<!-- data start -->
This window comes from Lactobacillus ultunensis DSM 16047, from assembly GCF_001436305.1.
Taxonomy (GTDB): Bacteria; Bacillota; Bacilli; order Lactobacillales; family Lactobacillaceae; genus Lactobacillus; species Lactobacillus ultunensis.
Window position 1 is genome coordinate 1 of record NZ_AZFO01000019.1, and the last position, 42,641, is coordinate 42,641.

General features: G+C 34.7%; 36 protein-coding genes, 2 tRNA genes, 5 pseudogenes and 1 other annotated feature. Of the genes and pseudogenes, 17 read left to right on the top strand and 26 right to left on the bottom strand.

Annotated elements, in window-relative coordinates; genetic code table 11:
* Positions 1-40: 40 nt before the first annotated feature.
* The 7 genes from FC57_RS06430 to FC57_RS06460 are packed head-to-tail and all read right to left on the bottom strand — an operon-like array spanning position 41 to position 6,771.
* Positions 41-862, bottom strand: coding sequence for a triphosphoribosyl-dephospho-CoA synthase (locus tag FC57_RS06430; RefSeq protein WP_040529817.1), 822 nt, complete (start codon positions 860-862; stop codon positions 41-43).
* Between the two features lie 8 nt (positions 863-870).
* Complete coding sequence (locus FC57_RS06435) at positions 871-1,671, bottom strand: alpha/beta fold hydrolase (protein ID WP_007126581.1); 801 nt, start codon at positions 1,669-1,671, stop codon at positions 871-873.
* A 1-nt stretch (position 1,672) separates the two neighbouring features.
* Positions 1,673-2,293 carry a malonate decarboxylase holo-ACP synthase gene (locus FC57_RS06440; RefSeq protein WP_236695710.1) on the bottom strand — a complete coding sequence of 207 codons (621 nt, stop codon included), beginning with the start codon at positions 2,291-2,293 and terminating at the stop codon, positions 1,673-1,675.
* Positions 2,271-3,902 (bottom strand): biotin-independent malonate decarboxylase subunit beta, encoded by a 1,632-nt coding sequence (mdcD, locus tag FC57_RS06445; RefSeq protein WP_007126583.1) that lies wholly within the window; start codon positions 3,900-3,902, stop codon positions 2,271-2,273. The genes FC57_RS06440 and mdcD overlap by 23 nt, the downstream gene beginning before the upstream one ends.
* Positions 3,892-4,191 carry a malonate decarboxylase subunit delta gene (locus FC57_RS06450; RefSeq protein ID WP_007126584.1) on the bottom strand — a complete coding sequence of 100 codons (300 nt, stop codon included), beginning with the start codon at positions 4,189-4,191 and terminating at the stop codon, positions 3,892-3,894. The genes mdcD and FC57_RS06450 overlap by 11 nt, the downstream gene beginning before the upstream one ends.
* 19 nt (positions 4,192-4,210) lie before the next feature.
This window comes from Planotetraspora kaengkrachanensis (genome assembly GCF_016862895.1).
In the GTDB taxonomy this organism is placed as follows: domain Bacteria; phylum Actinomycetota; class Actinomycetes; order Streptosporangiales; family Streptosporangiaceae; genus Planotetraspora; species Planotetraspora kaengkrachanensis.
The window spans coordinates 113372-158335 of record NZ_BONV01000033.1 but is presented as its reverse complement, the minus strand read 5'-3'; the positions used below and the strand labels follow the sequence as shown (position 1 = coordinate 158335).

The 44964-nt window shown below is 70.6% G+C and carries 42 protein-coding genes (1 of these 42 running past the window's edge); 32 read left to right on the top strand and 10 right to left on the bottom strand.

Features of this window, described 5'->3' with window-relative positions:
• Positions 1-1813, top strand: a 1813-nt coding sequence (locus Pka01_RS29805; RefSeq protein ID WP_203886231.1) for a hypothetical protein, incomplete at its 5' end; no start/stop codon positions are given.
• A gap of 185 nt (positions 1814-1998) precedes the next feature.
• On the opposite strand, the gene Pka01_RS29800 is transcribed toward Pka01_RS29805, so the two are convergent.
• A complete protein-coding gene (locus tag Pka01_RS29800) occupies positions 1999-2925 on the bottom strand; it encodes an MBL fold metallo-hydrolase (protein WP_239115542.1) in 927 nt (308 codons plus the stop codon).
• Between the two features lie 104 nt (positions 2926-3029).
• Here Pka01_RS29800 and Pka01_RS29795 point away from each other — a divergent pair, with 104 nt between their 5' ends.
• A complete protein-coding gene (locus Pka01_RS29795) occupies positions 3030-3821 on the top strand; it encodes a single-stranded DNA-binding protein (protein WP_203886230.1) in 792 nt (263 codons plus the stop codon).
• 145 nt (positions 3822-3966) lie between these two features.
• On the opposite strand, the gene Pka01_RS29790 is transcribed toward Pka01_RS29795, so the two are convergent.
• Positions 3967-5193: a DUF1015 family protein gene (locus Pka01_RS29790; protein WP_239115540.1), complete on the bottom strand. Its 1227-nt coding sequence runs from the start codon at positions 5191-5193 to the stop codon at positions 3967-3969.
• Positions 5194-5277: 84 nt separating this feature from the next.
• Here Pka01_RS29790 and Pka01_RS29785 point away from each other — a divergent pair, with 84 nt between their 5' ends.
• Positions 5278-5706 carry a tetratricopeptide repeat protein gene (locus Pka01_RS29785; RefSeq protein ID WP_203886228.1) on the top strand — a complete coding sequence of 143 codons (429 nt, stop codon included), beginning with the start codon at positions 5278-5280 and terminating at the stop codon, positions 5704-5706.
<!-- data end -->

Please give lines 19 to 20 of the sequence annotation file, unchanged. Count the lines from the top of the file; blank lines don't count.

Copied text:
The 44964-nt window shown below is 70.6% G+C and carries 42 protein-coding genes (1 of these 42 running past the window's edge); 32 read left to right on the top strand and 10 right to left on the bottom strand.

Features of this window, described 5'->3' with window-relative positions: